NEW YORK – Viele Konflikte werden durch Wasserknappheit verursacht oder entflammt. Die Konflikte vom Tschad bis zum sudanesischen Darfur, über die Ogaden-Wüste in Äthiopien und Somalia mit seinen Piraten bis hin zum Jemen, Irak, Pakistan und Afghanistan liegen in einem großen Bogen von trockenen Ländern, in denen die Wasserknappheit zu Missernten, sterbendem Viehbestand, extremer Armut und Verzweifelung führt.

Extremistische Gruppen wie die Taliban finden in solchen verarmten Gemeinden reichliche Anwerbungsmöglichkeiten. Regierungen verlieren ihre Legitimation, wenn sie nicht für die grundlegendsten Bedürfnisse ihrer Bevölkerung garantieren können: sicheres Trinkwasser, Grundnahrungsmittel sowie Futter und Wasser für die Tierherden, von denen der magere Lebensunterhalt der Gemeinden abhängig ist.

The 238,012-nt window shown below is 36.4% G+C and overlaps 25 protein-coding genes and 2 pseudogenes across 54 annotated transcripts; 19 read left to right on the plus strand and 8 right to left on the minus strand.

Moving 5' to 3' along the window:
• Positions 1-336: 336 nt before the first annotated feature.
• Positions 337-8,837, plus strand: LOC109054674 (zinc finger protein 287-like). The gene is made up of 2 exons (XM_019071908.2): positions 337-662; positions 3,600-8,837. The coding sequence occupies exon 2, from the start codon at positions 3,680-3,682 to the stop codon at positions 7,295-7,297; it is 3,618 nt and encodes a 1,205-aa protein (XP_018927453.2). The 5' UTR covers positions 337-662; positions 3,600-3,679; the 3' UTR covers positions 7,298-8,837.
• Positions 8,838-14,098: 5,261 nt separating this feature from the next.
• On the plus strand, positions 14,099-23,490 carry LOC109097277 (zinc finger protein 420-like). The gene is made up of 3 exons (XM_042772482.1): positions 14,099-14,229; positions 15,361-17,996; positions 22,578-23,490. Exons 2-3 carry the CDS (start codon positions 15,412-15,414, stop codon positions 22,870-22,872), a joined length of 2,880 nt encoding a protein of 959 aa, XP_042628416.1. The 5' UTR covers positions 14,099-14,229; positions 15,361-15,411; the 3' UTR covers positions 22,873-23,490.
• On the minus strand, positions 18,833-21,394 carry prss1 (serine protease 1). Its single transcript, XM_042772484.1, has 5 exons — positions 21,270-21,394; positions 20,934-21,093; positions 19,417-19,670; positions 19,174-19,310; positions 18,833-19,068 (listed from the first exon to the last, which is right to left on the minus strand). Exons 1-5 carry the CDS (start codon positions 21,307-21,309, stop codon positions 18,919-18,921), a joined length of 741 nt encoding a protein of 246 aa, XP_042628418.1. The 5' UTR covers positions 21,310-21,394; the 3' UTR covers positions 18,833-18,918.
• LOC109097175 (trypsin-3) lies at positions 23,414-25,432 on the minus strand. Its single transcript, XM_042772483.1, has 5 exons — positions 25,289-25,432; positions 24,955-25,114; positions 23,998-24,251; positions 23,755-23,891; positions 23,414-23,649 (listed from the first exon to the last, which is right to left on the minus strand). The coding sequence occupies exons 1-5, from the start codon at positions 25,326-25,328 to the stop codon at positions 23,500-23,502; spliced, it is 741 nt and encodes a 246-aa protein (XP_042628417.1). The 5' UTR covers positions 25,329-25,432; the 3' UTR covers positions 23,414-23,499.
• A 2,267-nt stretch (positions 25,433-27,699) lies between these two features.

Politiker, Diplomaten und Generäle in den von Konflikten befallenen Ländern behandeln diese Krisen normalerweise wie jede andere politische oder militärische Herausforderung. Sie mobilisieren Armeen, organisieren politische Gruppen, bekämpfen Warlords und versuchen, den religiösen Extremismus in den Griff zu bekommen.

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